It’s a great time to wear tights, even if Orson Welles never thought so.
Since the success of 2002’s “X-Men,” which both earned subtle praise from critics and grossed $157,299,717 during its theatrical run, Hollywood has cast a kinder gaze upon the superhero.
Men with capes. Women in bodysuits. Explosions, gadgets and cackling supervillains. No wonder films detailing the heroic exploits of such heroes were regarded as mere live-action versions of Saturday morning cartoons. And disregarding Tim Burton’s two Batman films and the first two Superman films, superhero films were just that. Case in point: 1984’s head-scratching “Supergirl,” 1989’s dreadful “Punisher” or 1994’s never-released “Fantastic Four.”
But all this changed when “X-Men” proved that such films entertain at least as well as any James Bond spy flick. Hollywood stars like Halle Berry joined real actors like Ian McKellen and made a damn good movie. Suddenly, reputable directors began unabashedly scanning the Marvel and DC universe for the next blockbuster. Most notably, “Sense and Sensibility” director Ang Lee adapted Stan Lee’s “The Incredible Hulk.”
This plethora of gloved, superstrong thumbs raised approvingly upward coincides neatly with a recent rumor about Orson Welles’ newly uncovered plans to direct a Batman film – back in 1946.
Comic book fanboys’ ill-fitting pants got a little moister when Mark Millar, a columnist at Comicbookresources.com, reported Sept. 26 that a Welles biographer had stumbled across production notes for a Batman film that never made it to celluloid. According to the article, Welles, a well-known fan of superhero radio dramas like “The Shadow” and the brains behind the infamous “War of the Worlds” hoax, had seriously considered bringing the Caped Crusader to the big screen. Allegedly, Welles had even drawn interest from major stars of the 40s, casting James Cagney as the Riddler, Basil Rathbone as the Joker and Marlene Dietrich as Catwoman.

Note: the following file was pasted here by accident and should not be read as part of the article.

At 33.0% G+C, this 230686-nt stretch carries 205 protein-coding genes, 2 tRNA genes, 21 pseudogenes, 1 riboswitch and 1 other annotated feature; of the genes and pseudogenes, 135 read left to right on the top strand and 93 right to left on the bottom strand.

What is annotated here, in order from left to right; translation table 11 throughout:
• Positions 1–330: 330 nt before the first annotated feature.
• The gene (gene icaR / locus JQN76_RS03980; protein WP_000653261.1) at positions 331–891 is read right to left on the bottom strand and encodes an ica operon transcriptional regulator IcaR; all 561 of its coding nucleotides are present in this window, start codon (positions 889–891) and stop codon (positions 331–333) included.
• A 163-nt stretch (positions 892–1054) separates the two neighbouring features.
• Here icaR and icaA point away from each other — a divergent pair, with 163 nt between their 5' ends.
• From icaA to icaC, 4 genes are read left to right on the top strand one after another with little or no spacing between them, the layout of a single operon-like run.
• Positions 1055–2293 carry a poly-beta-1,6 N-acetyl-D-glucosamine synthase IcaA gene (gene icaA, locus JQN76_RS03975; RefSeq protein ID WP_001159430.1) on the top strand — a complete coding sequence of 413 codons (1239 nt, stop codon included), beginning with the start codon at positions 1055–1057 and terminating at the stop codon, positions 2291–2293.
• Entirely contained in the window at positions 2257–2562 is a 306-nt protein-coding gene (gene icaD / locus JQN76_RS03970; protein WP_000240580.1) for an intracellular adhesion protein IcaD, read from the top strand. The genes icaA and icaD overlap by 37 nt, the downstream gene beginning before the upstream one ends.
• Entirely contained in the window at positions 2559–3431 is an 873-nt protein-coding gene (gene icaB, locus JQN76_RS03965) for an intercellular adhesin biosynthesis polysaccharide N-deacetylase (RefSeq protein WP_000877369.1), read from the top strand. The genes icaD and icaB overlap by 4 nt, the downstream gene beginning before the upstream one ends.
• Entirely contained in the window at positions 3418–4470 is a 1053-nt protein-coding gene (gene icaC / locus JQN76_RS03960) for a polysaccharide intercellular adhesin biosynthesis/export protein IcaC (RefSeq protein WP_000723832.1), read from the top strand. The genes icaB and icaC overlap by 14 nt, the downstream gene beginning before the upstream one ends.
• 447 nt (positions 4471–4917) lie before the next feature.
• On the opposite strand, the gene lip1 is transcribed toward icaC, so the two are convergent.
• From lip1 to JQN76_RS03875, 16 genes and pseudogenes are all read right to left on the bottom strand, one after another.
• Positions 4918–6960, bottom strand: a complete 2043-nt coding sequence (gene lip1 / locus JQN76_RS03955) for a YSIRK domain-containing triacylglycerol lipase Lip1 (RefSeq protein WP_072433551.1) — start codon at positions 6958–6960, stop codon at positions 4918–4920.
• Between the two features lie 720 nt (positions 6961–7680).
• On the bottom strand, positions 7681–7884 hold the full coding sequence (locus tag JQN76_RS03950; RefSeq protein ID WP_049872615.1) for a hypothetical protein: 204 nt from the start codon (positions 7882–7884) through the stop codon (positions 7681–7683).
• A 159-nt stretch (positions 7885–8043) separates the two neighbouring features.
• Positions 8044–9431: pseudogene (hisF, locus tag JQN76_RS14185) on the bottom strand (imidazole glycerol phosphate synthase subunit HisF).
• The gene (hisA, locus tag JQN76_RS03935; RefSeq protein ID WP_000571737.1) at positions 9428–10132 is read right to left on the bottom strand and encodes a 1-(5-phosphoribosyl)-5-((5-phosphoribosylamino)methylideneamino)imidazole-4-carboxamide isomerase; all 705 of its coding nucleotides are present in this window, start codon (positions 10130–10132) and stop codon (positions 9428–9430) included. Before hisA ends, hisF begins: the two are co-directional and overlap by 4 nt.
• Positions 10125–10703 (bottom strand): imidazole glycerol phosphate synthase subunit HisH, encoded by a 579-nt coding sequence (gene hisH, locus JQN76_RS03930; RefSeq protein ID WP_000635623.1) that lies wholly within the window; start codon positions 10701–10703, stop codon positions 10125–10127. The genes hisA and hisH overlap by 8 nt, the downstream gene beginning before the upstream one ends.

Disputes over whether the 31-year-old Welles could play Batman and Bruce Wayne ended the production, according to the report.
Fanboys went mad, ignoring the sheer incredibility of the whole story. Linking a cinematic visionary like Welles to a cult figure like Batman is like finding out Jodie Foster was the first choice for the lead in “Buffy the Vampire Slayer.”
Even Harry Knowles, the mound of sweaty red hair who runs the popular website Ain’t It Cool News bought the story, writing, “To think of it. … That in all the history books on Batman, that it was never mentioned, whispered or screamed at the top of their lungs. … I’m stunned. Stunned.”
It’s simple, Mr. Knowles. Like Batman himself, the story is fiction. Dead for nearly 15 years, Welles can still pull off a good hoax.
Lionel Hutton, the alleged Welles biographer whom Millar mentioned, hides from even the all-seeing eye of Google. Besides, the Riddler doesn’t start trouble in Gotham City until 1948 in Detective Comics #140. And would James Cagney ever play second fiddle to Basil Rathbone?
Nonetheless, Lionel Hutton (a soundalike for “Simpsons” shyster Lionel Hutz) got the best of even the people who know Batman best. But rather than fault the fanboys’ gullibility, I think the hoax’s success is instead indicative of the growing acceptance of superhero cinema.
Would anyone have believed the Orson Welles-Batman story 15 years ago, back when the word “superhero” conjured up images of Adam West and Lynda Carter? It’s also debatable whether Welles would be at the reigns of a Batman film had he been a promising young filmmaker now instead of 50 years ago.
Nonetheless, “Memento” director Christopher Nolan, who is alive, recently began pre-production on a fifth Batman installment. Reputable actor Christian Bale has agreed to don the cape and cowl in the lead; meanwhile, X-Woman Halle Berry is set to slink around in an unrelated Catwoman film. Countless sequels and new franchises are scheduled to wham and bam on screens for years to come.
The superhero will guard the movie theater for a while yet – no hoax, I swear.